White students claim race bias

October 20, 2006

White students in Pretoria painted themselves black and wrote to Thabo Mbeki, the President of South Africa, asking to be reclassified as "African" in a protest against what they see as discriminatory racial policies that deprive them of jobs and identity.

"(The) Government has, during the past few years, equated African identity to being black," the students wrote.

As part of a protest organised by AfriForum, a civil rights group that represents the interests of conservative whites, 11 students from the University of Pretoria and Tshwane University of Technology also completed Department of Labour forms in which they classified themselves as "African".

Under new regulations in the Employment Equity Act, which is aimed at redressing apartheid inequalities through affirmative action in the workplace, South Africans have to classify themselves as African, Indian, coloured or white.

"I was nine years old in 1994," said Ernst Roets, one of the protesters and a Pretoria student leader. "All I hear about is how bad the past was and how only race mattered, but that's exactly what we see today."

The students oppose affirmative action in its current form, arguing that it denies white graduates jobs and fuels what the Johannesburg-based Institute for Race Relations revealed was the exodus of a million whites from South Africa since 1994.

But Mr Roets admitted that unemployment was almost non-existent among white graduates. "We know that inequalities in South Africa must be eradicated, but our point is that affirmative action must not solely be about race - it must be about socioeconomic status."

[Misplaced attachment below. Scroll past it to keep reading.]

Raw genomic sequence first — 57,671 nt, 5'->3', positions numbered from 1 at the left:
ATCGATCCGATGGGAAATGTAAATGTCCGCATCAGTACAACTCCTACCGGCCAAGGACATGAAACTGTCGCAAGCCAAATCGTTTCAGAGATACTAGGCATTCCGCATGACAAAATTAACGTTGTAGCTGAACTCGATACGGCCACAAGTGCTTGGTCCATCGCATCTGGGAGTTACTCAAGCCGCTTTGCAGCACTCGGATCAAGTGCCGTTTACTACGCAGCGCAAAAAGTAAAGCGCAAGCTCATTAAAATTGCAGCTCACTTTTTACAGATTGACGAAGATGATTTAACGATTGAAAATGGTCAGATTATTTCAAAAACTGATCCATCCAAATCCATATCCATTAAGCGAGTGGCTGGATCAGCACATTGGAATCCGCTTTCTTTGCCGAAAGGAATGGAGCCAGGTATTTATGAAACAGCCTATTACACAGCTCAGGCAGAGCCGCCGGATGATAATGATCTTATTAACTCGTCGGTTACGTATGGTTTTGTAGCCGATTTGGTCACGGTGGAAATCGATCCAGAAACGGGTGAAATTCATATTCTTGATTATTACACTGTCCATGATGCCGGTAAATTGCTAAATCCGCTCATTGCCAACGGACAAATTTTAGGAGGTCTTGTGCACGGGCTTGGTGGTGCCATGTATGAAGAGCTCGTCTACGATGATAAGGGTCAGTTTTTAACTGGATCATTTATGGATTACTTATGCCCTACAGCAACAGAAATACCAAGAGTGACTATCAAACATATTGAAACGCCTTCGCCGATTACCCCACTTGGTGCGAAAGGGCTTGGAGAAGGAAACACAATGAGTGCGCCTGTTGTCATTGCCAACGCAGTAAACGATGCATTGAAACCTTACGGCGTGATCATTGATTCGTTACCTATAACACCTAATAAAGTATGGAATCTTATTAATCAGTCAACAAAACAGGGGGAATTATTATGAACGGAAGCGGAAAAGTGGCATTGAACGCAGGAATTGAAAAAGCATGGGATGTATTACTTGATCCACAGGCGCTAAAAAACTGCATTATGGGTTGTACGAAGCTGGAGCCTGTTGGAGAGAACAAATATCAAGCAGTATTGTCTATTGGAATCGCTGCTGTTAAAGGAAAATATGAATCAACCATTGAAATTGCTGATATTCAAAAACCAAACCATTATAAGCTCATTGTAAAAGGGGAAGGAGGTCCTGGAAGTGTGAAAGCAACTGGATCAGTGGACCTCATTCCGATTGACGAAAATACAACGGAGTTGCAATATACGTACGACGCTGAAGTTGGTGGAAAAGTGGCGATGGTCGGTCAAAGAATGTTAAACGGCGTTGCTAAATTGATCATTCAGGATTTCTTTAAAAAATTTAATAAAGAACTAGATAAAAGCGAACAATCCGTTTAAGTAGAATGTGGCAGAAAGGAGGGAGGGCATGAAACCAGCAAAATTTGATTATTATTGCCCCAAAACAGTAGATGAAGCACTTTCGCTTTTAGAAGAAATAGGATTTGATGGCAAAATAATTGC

Mr Roets said the 11 student protesters had had bad experience of affirmative action.

Last year, Pretoria, which imposed race quotas on student representation, refused to recognise the student council because it was too "white".

You've reached your article limit

Register to continue

Registration is free and only takes a moment. Once registered you can read a total of 6 articles each month, plus:

  • Sign up for the editor's highlights
  • Receive World University Rankings news first
  • Get job alerts, shortlist jobs and save job searches
  • Participate in reader discussions and post comments
Register

Have your say

Log in or register to post comments

Most Commented

Doctoral study can seem like a 24-7 endeavour, but don't ignore these other opportunities, advise Robert MacIntosh and Kevin O'Gorman

Matthew Brazier illustration (9 February 2017)

How do you defeat Nazis and liars? Focus on the people in earshot, says eminent Holocaust scholar Deborah Lipstadt

Improvement, performance, rankings, success

Phil Baty sets out why the World University Rankings are here to stay – and why that's a good thing

Warwick vice-chancellor Stuart Croft on why his university reluctantly joined the ‘flawed’ teaching excellence framework

people dressed in game of thrones costume

Old Germanic languages are back in vogue, but what value are they to a modern-day graduate? Alice Durrans writes